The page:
glucose, and lipids, and decide whether changes to
her exercise program, or possible medications, are
warranted. What resources are
Exercise Physiology for use by people aged 15
to 69) is considered applicable to the average Most older patients can safely begin a mod-
elderly patient. Those who answer “yes” to any erate exercise program without a prescrip-
of the red flag questions—suggesting problems tion or guidance from their family physician.
such as undiagnosed or uncontrolled cardiovas- Although few physicians have received instruc-
cular disease—will be asked to see their physi- tion in prescribing exercise in medical school,
cian to have the PARmed-X completed. patients frequently look to their physician for
The PARmed-X is a companion tool such information.
designed to assist physicians in deciding if their
patient has any contraindications to exercise or Cont’d on page 68
requires further assessment prior to beginning
B eginning exercise later in life can
provide benefits similar to people
who have been life-long exercisers.
What are the barriers?
There are many reasons why older people do
not feel they can or should engage in physical
activity or exercise. Table 2 presents the most
common and difficult barriers.
The Canadian Journal of CME / August 2004 67
Net Readings Take-home
1. Physical Activity Guide for Older Adults
• Elderly patients look to their physicians for
advice on all matters of health, including
2. Active Living Coalition for Older Adults physical activity and exercise.
• Enquiring about a patient’s physical activity
3. PAR-Q and PARmed-X forms level and recommending exercise should be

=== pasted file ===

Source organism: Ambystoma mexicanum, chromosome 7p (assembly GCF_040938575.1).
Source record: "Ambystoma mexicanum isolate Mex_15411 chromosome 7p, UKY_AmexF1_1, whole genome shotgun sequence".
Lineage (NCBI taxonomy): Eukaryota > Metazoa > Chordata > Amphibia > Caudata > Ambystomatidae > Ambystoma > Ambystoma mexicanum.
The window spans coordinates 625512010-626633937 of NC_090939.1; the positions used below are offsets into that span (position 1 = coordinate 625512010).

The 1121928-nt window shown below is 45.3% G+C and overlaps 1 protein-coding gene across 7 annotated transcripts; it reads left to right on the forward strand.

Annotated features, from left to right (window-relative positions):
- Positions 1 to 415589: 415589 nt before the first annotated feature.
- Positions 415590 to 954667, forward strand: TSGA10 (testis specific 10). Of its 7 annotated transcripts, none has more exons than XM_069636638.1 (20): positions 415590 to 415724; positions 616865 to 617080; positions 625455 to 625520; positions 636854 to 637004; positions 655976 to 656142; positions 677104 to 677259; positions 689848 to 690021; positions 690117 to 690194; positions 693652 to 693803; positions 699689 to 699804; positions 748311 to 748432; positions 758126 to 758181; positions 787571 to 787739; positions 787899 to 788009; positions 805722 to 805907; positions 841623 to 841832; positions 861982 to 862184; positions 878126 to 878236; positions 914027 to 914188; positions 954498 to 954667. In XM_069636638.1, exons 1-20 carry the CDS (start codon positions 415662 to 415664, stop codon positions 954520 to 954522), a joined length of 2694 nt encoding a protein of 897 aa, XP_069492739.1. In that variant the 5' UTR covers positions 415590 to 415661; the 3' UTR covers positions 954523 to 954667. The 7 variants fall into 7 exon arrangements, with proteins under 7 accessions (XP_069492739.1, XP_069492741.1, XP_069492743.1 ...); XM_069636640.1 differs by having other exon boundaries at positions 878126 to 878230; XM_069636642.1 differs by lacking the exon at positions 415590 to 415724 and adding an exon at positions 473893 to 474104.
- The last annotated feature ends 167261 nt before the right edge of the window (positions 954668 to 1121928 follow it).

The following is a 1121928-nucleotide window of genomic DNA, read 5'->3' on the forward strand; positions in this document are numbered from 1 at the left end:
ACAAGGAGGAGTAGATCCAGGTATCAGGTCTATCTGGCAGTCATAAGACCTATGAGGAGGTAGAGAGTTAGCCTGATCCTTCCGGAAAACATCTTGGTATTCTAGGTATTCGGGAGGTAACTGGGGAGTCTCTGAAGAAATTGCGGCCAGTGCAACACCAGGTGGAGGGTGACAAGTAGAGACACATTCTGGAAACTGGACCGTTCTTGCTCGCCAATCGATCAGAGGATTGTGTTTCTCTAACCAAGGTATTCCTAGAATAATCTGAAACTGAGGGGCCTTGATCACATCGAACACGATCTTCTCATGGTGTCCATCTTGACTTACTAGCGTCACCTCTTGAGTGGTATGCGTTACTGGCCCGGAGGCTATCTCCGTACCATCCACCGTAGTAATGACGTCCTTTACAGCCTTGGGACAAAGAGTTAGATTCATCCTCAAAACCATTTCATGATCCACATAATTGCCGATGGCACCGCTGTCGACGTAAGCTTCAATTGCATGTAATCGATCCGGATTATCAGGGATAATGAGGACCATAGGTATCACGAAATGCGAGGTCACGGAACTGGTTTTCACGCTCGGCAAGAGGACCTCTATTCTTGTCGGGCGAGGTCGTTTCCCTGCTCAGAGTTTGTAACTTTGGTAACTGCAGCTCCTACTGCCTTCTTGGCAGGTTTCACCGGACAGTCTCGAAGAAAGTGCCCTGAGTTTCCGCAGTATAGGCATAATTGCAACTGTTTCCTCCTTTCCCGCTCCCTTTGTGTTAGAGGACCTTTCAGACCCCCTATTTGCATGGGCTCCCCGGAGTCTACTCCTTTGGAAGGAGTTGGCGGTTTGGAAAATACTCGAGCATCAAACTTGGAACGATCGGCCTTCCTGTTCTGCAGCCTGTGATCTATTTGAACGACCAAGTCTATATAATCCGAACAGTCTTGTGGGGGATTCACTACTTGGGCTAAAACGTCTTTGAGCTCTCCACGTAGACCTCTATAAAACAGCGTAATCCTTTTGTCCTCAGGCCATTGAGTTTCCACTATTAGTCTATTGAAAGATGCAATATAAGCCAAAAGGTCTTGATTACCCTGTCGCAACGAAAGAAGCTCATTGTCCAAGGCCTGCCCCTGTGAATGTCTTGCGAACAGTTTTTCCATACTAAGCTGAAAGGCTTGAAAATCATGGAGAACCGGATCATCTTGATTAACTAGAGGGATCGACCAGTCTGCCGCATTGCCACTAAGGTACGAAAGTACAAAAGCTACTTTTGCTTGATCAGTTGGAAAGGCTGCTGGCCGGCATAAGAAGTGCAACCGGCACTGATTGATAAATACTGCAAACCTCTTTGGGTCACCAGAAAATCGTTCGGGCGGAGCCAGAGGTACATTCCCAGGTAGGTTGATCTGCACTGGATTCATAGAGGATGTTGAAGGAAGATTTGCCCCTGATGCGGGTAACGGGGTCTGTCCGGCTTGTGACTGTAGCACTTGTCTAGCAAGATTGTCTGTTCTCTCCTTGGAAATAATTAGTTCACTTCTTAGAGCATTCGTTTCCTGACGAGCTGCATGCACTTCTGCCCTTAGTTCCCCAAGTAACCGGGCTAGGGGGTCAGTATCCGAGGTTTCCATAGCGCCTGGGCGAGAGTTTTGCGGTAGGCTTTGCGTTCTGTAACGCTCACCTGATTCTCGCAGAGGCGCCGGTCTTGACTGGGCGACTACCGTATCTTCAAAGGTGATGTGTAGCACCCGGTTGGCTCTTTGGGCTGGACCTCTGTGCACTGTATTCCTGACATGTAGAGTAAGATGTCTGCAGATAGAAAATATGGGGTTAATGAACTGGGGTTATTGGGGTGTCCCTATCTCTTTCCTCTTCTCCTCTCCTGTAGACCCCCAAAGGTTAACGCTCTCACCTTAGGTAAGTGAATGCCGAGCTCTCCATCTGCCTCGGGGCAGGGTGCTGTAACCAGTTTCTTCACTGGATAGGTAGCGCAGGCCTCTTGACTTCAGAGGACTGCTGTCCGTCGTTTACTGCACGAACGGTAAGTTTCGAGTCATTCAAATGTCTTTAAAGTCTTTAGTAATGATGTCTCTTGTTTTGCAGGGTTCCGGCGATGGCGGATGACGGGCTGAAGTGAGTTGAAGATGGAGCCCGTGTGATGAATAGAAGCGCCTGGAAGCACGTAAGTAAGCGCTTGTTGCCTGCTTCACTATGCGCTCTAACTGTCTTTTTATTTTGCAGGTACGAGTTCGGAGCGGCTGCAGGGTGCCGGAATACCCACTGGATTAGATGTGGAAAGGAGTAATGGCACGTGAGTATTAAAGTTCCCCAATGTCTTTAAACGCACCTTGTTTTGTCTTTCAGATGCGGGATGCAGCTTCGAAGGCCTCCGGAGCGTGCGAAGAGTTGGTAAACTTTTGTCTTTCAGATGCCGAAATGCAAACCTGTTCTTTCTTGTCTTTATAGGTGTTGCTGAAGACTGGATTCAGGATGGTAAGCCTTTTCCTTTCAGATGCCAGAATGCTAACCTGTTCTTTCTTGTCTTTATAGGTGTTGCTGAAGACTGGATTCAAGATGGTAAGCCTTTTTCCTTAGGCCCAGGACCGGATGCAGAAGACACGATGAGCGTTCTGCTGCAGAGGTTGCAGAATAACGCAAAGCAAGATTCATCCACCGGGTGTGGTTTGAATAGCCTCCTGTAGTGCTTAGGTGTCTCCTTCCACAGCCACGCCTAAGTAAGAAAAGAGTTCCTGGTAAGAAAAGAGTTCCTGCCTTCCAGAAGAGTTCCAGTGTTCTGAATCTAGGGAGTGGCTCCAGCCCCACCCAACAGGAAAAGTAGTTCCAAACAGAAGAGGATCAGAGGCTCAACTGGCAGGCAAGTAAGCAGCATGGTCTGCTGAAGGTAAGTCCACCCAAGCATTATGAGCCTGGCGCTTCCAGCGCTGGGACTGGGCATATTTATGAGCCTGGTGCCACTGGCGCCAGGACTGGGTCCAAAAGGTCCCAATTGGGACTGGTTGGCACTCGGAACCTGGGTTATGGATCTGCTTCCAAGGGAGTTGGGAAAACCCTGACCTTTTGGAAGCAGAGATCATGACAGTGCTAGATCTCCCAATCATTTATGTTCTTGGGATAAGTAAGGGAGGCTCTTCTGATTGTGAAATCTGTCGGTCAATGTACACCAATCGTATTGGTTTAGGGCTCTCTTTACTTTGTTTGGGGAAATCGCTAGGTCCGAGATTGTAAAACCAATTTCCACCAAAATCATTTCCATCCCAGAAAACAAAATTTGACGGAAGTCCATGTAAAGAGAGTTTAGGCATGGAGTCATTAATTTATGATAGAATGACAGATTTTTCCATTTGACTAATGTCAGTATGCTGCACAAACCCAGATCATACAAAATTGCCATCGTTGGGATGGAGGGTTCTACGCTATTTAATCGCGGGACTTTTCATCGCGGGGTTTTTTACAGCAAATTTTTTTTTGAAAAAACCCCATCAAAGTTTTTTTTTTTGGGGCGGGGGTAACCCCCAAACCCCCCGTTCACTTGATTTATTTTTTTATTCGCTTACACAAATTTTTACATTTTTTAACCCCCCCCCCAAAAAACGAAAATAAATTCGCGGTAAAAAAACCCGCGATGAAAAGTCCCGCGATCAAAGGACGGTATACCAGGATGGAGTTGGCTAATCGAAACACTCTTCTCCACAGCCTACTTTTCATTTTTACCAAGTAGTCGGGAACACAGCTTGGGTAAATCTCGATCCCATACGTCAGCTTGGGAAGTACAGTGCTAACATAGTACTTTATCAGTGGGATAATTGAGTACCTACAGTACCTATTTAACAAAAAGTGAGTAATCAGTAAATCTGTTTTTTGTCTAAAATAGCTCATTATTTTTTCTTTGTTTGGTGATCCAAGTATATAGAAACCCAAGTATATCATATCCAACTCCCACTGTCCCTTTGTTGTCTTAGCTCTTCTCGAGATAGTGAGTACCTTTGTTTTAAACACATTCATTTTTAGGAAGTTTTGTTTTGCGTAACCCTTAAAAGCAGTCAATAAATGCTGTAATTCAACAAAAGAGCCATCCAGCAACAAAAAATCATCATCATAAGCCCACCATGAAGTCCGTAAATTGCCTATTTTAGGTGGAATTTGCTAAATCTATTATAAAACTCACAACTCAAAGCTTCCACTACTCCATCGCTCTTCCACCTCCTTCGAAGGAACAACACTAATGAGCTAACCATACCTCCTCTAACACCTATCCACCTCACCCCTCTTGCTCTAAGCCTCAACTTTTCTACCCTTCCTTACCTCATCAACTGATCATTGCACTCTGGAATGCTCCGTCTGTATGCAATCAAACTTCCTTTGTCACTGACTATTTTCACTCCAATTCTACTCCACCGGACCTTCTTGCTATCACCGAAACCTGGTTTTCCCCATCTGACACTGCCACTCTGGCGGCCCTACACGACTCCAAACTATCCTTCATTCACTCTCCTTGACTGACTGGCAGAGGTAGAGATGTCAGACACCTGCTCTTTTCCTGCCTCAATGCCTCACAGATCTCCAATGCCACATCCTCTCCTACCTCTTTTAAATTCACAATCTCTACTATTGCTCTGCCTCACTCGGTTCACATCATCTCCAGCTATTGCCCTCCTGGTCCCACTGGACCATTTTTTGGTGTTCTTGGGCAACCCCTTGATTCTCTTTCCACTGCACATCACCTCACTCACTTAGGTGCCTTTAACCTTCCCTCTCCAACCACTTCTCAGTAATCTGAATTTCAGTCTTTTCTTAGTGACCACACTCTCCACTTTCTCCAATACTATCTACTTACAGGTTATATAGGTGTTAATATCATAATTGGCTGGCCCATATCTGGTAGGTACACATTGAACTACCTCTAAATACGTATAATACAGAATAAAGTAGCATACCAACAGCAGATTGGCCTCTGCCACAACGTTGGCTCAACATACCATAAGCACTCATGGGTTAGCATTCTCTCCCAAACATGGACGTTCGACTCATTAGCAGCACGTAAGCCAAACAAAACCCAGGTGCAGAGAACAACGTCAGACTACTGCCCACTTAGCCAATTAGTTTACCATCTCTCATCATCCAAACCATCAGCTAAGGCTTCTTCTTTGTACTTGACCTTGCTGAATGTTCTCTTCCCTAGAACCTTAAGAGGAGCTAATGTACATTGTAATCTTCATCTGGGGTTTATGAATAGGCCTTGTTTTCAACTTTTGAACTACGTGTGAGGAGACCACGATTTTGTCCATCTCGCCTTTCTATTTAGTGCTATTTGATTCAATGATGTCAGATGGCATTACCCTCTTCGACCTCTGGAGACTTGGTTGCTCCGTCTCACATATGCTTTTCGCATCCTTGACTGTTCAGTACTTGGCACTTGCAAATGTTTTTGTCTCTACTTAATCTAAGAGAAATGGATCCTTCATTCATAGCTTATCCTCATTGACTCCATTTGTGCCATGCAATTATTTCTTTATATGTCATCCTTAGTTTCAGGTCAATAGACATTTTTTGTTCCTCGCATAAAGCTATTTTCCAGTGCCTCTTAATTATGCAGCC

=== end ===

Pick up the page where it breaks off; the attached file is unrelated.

http://www.csep.ca/forms.asp part of routine office visits.
• Refer patients with co-morbidities to allied-
health exercise specialists.
Physicians may wish to refer patients to
physiotherapists or recommend consultation
with a personal trainer who can provide an
appropriate exercise program, monitor adher- For an electronic version of
ence and progression, and advance the patient this article, visit:
to more strenuous activity as appropriate. The Canadian Journal of CME online.
Physiotherapists are the resource of choice
when recommending exercise for the elderly 1. Paffenbarger RS, Hyde, RT, Wing AL, et al: The association of
with medical co-morbidities. For patients with changes in physical-activity level and other lifestyle
characteristics with mortality among men. N Engl J Med 1993;
cardiovascular disease, cardiac rehabilitation 328(8):538-45.
programs may be particularly helpful. CME 2. Statistics Canada: A Portrait of Seniors in Canada. Ottawa:
3. Craig CL, Cameron C: Increasing physical activity: Assessing
trends from 1998-2003. Ottawa: Canadian Fitness and
Lifestyle Research Institute, 2004.
4. Health Canada: Canada’s Physical Activity Guide to Healthy Active
Living for Older Adults. Ottawa: 1999.
68 The Canadian Journal of CME / August 2004